Electronic Evidence: Spreadsheets Are Not Expert Evidence

In a recent civil case, the British Columbia Supreme Court had to decide on the admissibility in evidence of a database of transactions under a contract, and the results of SQL analysis of the database that produced a number of Excel format spreadsheets. The people who generated the spreadsheets were available to testify in person about how they had run the queries: Animal Welfare International Inc. v. W3 International Media Ltd., 2013 BCSC 2193 (CanLII).

The opposing party submitted that the analysis done in extracting the data constituted expert evidence, and the witnesses needed to be qualified as experts before their evidence – and the spreadsheets – could be admitted. (para 46 – 51)

The court held otherwise (para 58), essentially that the database itself was real evidence and the spreadsheets were just ways of making it readable by humans without manipulation or analysis. (There is also much discussion of the business records exception to the hearsay rule, both statutory and at common law. The court held firmly that the records were business records for this purpose.)

Does that sound right to you? At what point does the process of making data meaningful require expertise of a type, or to a degree, that the person producing it should have to be qualified as an expert witness? (cf Pasko v Willis, 2004 ABQB 154 (CanLII) para 10.)

Is this a routine case? Few if any of the cases cited in the decision dealt with the expertise question.

How about the ‘database as real evidence’ argument (so not documentary evidence, so not hearsay – so don’t even need the business records exception… it’s all just mechanically recorded, like the counter in a turnstile as evidence of the number of people who entered an auditorium)?


  1. John:
    This should have been dealt with as electronic records management system issue (ERMS issue), i.e., requiring proof of the integrity of the ERMS in which the e-records in question were stored or created. But the B.C. Evidence Act doesn’t yet contain electronic record provisions, which could have raised an issue, if argued, as to whether the business records provisions of s. 42, can handle e-records issues. Paragraph 53 sets this case up as ERMS-dependent. Therefore the capabilities of s. 42 could have been raised but weren’t.
    See your arguments John, on this “electronic records” issue in, “Canadian Electronic Commerce Legislation,” (2002), 17 Banking & Finance Law Review 277 at 328 , and my reply in, “Electronic Records as Documentary Evidence” (2007), 6 Canadian Journal of Law and Technology 141 at 156.
    Also raised in these articles but not in the decision, is the out-lived validity of the theory upon which business record provisions such as s. 42 BCEA, (and s. 35 OEA, and s. 30 CEA), are based, that business records warrant an exception to the rule against hearsay evidence because the profit motive is a sufficient guarantee of the accuracy of record-keeping. There are now several reasons why that isn’t necessarily so–see my article at 150-151.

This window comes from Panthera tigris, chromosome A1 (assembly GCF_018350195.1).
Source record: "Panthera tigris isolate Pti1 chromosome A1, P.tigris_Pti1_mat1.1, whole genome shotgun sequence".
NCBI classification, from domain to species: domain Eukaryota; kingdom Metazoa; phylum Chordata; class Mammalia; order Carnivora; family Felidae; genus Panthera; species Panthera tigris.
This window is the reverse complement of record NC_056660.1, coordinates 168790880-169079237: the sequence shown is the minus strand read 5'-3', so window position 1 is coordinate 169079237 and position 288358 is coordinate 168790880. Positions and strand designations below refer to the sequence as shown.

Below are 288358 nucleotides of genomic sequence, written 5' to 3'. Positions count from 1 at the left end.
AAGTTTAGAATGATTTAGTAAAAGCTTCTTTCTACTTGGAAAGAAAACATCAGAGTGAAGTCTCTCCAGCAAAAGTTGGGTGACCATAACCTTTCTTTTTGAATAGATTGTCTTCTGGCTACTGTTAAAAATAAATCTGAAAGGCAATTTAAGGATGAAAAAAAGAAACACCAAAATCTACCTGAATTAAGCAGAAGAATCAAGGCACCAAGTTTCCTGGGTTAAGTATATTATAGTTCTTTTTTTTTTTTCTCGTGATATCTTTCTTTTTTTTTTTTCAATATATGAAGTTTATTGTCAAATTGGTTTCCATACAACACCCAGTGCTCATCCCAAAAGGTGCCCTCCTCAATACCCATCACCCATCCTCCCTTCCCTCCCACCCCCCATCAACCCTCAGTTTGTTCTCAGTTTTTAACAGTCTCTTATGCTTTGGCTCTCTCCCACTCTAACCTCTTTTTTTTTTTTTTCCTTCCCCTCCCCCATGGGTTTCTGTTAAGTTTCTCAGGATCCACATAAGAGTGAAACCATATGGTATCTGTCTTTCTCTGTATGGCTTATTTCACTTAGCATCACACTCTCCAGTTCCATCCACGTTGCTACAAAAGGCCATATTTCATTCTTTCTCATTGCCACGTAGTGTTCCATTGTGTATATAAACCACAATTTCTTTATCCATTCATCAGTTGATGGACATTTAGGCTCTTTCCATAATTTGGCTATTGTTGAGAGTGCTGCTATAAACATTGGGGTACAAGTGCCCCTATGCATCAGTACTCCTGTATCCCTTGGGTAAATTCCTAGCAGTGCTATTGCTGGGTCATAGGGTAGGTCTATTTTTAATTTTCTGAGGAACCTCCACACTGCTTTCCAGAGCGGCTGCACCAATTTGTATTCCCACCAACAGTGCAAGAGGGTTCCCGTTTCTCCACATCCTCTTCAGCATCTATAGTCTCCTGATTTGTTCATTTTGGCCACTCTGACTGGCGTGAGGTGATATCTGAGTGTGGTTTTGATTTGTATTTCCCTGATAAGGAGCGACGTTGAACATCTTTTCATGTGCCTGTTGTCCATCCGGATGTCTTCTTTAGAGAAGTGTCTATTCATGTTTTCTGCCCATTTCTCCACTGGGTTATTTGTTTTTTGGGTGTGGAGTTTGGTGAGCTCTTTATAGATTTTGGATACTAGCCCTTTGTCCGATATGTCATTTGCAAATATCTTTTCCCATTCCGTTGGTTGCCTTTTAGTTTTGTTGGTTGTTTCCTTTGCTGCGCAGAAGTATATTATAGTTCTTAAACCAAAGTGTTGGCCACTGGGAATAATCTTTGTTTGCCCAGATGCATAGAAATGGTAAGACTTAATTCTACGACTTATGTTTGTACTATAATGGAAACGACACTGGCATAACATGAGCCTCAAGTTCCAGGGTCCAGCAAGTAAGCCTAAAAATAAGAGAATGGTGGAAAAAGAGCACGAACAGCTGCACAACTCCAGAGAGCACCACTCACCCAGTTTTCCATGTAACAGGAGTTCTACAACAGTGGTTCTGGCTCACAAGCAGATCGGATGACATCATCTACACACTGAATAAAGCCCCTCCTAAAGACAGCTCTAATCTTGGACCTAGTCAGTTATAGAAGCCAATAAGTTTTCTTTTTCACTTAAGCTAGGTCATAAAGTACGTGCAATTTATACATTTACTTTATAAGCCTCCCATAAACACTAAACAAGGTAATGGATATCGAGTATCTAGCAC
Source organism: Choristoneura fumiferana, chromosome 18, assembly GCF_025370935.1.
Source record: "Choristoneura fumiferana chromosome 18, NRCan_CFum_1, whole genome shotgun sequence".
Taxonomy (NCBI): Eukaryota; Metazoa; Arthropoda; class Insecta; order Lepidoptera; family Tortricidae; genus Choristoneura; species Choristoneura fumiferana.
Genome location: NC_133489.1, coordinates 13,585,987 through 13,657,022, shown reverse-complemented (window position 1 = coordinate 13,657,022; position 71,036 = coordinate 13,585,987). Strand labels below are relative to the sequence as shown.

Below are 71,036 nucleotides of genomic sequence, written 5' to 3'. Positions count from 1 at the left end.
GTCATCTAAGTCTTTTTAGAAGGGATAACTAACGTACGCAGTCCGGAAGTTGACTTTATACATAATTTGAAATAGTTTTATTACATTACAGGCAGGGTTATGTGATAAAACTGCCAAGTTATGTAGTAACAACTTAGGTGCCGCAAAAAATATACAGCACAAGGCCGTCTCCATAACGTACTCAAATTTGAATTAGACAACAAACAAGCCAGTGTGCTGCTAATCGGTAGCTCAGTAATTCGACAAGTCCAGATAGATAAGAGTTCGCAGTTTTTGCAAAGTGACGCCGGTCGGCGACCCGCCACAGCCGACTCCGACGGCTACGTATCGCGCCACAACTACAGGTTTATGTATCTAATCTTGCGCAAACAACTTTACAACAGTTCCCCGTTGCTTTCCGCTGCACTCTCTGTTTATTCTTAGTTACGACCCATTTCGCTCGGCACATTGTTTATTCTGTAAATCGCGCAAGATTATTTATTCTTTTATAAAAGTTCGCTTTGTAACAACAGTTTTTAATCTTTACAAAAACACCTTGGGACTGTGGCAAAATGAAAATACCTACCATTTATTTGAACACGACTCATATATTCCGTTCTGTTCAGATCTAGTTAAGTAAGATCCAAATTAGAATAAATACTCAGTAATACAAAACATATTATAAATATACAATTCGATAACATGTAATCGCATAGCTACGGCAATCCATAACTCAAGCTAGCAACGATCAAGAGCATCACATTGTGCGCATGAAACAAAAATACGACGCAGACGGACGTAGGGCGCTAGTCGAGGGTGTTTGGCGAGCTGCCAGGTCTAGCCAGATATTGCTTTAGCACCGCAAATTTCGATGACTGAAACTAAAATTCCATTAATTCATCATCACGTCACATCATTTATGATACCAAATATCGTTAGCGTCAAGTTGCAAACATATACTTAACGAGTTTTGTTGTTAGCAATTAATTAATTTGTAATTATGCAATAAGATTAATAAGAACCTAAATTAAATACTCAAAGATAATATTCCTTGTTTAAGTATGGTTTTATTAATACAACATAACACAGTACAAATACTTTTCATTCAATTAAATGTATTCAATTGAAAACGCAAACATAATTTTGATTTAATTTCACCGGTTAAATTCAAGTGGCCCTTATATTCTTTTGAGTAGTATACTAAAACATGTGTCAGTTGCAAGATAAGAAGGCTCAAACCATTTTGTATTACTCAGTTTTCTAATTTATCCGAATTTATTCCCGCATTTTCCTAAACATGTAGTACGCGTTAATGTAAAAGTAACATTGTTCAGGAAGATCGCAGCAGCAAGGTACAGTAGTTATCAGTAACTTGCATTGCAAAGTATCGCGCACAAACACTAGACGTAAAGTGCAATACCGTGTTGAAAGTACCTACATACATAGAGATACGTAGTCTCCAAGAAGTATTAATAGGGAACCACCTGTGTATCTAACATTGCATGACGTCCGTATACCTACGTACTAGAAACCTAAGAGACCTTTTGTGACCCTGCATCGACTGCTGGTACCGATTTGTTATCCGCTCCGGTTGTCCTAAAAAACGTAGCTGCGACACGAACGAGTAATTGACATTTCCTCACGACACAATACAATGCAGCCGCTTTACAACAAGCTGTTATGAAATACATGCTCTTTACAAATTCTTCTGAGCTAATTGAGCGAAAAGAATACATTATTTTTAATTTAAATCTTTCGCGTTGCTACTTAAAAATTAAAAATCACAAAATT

2. David Collier-Brown

    As a techie, the big issue is the chain of evidence. If one dumps the data to a spreadsheet without interpretation, its like an all-too-erasable piece of paper. If one does any spreadsheet calculations, you’d better be prepared to back them up with and expert’s opinion.


  3. I actually write SQL statements from time to time and was pleased to see that the actual process of analysis of the database using SQL was scrutinized. A very subtle change in the wording of an SQL statement can significantly change the results returned. At [56] and [58] the nature of a data extraction was described and at [65] it was noted that the SQL statements used were disclosed and it was further noted that an attempt at verification of those statements was done. That helps improve the confidence in the evidence, assuming that no one deliberately altered the contents of the database prior to the extraction of the evidence.

  4. As I understand admissibility, the question is for what purpose. If it’s to support a complex inference such as “this is a good business model” it probably requires an expert interpretation. But in this case the SQL queries were just summing or tabulating simple data; Any judge can understand that and it’s questionable whether any expert evidence could be admitted(for that purpose). What seems to me more problematic is the situation where there is disagreement between the pre-trial judge and the trial judge as to whether expert evidence could have been helpful to the fact-finder. Are litigants really expected to guess what inferences the trial judge is going to be able to make?

  5. If the programmer crafted a query that extracted data from various fields and aggregated them to create a new data point (e.g., pulling from multiple values to calculate a cost of goods sold), then the programmer is doing more than simply extracting objective data and is indeed exercising the judgment of an expert (as to the proper components of data that should be excluded or included to properly compute the cost of good sold).

    At that point, the programmer has transgressed the bounds of simple data extraction by SQL query and offers an expert opinion (on accounting, not SQL databases). I confess no grounding in the applicable Canadian law, and acknowledge that, if the SQL queries employed were disclosed along with the relevant schema of the database, the programmer’s assumptions about COGS might be examined and challenged without the absolute requirement that the programmer testify.